Much has been posted in both mainstream and Pagan media about the untimely death of Margot Adler. People have spoken about the many ways she as influenced them, about her teachings, her personality, her inestimable contributions. Just to round out the picture with yet another perspective, I share her some remembrances. Because what is remembered lives.
I first heard of Margot when I found Drawing Down the Moon on a shelf in a local bookstore in 1979. I took it off the shelf and skimmed through it and what do you know? There was a chapter called “Interview with a Modern Witch” about my friend Sharon Devlin Folsom. And there on the cover was my friend Anna Korn, clearly identifiable in the photo of the handfasting of Isaac Bonewits and Selene Kumin.
I was friends with both Anna and Sharon by way of the Institute of Celtic Studies here in the SF Bay Area. Until that time, I was unaware that either was Pagan. Since that time, Anna and I have shared lots of projects together (in the context of CoG as well as with a former incarnation of Reclaiming Collective), and Sharon and I have done a few rituals together. All three of us have remained friends.
However, it wasn’t until I went to the first CoG MerryMeet on the East Coast, at Rowe Conference Center in Massachusetts that Margot and I met. By that time my late coven sister Bone Blossom had been living in Connecticut and connecting with all manner of NELCCOG (North East Local Council, now defunct). I seem to remember that it was Bone who introduced us. What I remember more clearly is that Margot had heard of a ritual that Sharon, Bone, and I had brewed up and performed at Ancient Ways a year or three prior. That ritual, entitled “Kali and Other Dark Goddesses,” seems to have had a profound effect on many people who participated. In any case, Margot in NYC had heard of it and so had my late friend Sequoia when she was traveling in India. So I had the thrill of being introduced to Margot, this prominent Pagan whose work I had admired, and she already knew something of me.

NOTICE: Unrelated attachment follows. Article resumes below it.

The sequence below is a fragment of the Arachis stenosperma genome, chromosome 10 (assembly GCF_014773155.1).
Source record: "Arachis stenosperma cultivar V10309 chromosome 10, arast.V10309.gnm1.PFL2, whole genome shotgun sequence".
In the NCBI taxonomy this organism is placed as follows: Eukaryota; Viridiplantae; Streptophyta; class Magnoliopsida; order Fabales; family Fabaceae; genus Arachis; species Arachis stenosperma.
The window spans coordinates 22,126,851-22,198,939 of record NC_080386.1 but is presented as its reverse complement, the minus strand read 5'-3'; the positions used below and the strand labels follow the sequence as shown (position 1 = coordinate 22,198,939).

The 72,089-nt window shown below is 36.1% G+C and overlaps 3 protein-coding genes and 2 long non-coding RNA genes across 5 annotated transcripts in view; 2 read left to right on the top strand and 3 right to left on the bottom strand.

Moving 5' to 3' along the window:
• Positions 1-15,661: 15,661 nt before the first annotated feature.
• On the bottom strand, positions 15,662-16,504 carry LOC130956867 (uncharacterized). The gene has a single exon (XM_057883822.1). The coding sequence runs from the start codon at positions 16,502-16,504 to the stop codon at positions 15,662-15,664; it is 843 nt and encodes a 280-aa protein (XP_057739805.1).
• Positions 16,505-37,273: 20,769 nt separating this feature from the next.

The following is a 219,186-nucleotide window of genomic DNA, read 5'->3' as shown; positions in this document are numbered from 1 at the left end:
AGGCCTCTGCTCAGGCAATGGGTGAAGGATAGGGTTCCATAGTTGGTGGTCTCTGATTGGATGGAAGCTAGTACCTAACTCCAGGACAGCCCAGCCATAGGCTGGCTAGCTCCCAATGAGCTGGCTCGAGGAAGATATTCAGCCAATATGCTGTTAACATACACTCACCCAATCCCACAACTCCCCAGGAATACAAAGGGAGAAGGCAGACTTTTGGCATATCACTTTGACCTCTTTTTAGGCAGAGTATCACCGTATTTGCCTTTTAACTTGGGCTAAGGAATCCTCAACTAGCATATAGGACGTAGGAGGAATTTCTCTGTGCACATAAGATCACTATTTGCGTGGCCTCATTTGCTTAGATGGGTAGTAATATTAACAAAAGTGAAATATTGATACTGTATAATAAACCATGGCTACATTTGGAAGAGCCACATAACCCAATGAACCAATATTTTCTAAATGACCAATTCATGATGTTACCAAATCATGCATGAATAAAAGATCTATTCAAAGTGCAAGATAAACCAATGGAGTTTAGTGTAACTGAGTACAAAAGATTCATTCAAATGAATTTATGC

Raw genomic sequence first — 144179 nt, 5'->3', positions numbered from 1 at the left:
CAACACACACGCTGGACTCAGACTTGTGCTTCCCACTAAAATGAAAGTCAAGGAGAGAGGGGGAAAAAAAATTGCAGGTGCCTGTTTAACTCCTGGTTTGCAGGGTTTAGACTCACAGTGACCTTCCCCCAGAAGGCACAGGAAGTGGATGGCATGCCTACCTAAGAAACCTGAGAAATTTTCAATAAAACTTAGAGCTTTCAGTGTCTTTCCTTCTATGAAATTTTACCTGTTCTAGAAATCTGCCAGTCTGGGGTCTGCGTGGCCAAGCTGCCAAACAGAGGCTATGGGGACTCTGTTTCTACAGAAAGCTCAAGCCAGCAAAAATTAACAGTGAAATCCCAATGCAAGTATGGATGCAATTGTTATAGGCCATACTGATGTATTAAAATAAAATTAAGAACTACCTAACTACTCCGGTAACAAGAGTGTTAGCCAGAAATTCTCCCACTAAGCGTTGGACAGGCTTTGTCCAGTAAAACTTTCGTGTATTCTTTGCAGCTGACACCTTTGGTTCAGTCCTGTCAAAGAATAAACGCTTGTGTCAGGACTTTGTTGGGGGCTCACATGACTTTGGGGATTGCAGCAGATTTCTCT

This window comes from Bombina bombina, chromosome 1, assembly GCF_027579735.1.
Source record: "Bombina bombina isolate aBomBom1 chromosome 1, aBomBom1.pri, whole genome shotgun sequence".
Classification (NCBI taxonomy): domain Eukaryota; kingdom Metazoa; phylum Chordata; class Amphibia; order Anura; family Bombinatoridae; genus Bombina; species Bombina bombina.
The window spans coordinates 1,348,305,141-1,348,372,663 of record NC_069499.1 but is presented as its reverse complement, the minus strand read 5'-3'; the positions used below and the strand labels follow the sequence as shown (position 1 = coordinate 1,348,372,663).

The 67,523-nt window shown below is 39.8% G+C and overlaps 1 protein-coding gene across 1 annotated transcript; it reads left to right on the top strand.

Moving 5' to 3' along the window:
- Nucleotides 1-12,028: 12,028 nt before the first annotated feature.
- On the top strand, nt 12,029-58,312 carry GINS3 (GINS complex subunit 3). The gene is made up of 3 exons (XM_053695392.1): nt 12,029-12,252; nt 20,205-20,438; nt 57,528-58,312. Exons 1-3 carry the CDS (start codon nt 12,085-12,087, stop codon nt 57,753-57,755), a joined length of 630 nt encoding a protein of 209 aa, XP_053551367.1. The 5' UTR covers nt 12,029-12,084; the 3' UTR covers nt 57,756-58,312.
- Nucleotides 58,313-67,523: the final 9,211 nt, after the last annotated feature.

We maintained a casual friendship over the years, much like many who may read this. We encountered each other at events. She had me over for bagels and coffee at her NYC apartment one time.
Sometime around 2000, both the late Judy Harrow and I both became involved with the incipient Cherry Hill Seminary, thanks to the machinations of Cat Chapin-Bishop. Margot was Judy’s Gardnerian teacher/initiator/elevator. In addition to being a well-respected and –loved Witch in the Northeast and beyond, Judy was also Craft mother to another of the founders of CHS, Laura Wildman-Hanlon, So I’m assuming, although if I knew at the time I don’t recall now, that that is the route by which Margot came to support the seminary. However, it happened, Margot has been a consistent voice in support of CHS. For the past several years she has served on the Board of Advisors, where I’m currently proud and honored to serve with her.
Thanks to my dear friend and literary mentor, the late Patricia Monaghan, Margot suspended her standing policy of not providing cover blurbs, and wrote one for my first solo writing effort, Witchcraft and the Web. She wrote, in part, “…she deftly shows the impact of the Web on the Craft – how it is hanging the religion’s notions of authority, leadership, authenticity, and even the way rituals are conducted.” I’ve included the quote here because it’s germane to our shared observations about the expansion and new understandings of Paganism in our cyber age.